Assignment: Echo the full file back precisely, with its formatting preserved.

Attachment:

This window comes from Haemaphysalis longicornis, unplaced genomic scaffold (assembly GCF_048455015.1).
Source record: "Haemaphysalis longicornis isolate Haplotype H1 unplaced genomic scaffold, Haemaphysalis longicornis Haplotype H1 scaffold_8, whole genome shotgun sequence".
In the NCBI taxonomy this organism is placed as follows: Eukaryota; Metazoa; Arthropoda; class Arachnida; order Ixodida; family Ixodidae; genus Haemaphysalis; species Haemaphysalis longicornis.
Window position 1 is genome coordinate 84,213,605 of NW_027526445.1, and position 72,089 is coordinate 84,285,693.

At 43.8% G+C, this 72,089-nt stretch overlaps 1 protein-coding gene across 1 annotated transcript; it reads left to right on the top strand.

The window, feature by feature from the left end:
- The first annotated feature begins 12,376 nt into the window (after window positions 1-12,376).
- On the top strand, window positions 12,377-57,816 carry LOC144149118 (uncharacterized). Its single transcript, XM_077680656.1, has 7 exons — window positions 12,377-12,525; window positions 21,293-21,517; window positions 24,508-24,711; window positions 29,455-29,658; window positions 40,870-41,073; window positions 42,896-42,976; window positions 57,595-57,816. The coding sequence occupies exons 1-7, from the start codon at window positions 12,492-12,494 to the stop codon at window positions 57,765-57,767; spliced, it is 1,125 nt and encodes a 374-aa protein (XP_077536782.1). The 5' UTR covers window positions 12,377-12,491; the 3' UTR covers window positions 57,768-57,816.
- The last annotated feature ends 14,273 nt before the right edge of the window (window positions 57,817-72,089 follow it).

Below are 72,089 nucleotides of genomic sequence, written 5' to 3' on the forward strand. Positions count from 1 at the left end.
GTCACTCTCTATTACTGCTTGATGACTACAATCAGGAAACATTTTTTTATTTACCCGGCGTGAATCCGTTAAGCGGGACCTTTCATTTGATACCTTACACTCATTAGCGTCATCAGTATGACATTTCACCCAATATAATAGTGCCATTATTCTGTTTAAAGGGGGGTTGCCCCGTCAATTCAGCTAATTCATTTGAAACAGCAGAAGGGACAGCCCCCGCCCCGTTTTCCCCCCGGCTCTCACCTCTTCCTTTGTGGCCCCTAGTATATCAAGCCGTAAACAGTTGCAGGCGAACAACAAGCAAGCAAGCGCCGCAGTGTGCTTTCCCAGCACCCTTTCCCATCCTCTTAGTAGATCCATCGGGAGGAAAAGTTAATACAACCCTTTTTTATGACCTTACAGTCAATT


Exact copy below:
This window comes from Haemaphysalis longicornis, unplaced genomic scaffold (assembly GCF_048455015.1).
Source record: "Haemaphysalis longicornis isolate Haplotype H1 unplaced genomic scaffold, Haemaphysalis longicornis Haplotype H1 scaffold_8, whole genome shotgun sequence".
In the NCBI taxonomy this organism is placed as follows: Eukaryota; Metazoa; Arthropoda; class Arachnida; order Ixodida; family Ixodidae; genus Haemaphysalis; species Haemaphysalis longicornis.
Window position 1 is genome coordinate 84,213,605 of NW_027526445.1, and position 72,089 is coordinate 84,285,693.

At 43.8% G+C, this 72,089-nt stretch overlaps 1 protein-coding gene across 1 annotated transcript; it reads left to right on the top strand.

The window, feature by feature from the left end:
- The first annotated feature begins 12,376 nt into the window (after window positions 1-12,376).
- On the top strand, window positions 12,377-57,816 carry LOC144149118 (uncharacterized). Its single transcript, XM_077680656.1, has 7 exons — window positions 12,377-12,525; window positions 21,293-21,517; window positions 24,508-24,711; window positions 29,455-29,658; window positions 40,870-41,073; window positions 42,896-42,976; window positions 57,595-57,816. The coding sequence occupies exons 1-7, from the start codon at window positions 12,492-12,494 to the stop codon at window positions 57,765-57,767; spliced, it is 1,125 nt and encodes a 374-aa protein (XP_077536782.1). The 5' UTR covers window positions 12,377-12,491; the 3' UTR covers window positions 57,768-57,816.
- The last annotated feature ends 14,273 nt before the right edge of the window (window positions 57,817-72,089 follow it).

Below are 72,089 nucleotides of genomic sequence, written 5' to 3' on the forward strand. Positions count from 1 at the left end.
GTCACTCTCTATTACTGCTTGATGACTACAATCAGGAAACATTTTTTTATTTACCCGGCGTGAATCCGTTAAGCGGGACCTTTCATTTGATACCTTACACTCATTAGCGTCATCAGTATGACATTTCACCCAATATAATAGTGCCATTATTCTGTTTAAAGGGGGGTTGCCCCGTCAATTCAGCTAATTCATTTGAAACAGCAGAAGGGACAGCCCCCGCCCCGTTTTCCCCCCGGCTCTCACCTCTTCCTTTGTGGCCCCTAGTATATCAAGCCGTAAACAGTTGCAGGCGAACAACAAGCAAGCAAGCGCCGCAGTGTGCTTTCCCAGCACCCTTTCCCATCCTCTTAGTAGATCCATCGGGAGGAAAAGTTAATACAACCCTTTTTTATGACCTTACAGTCAATT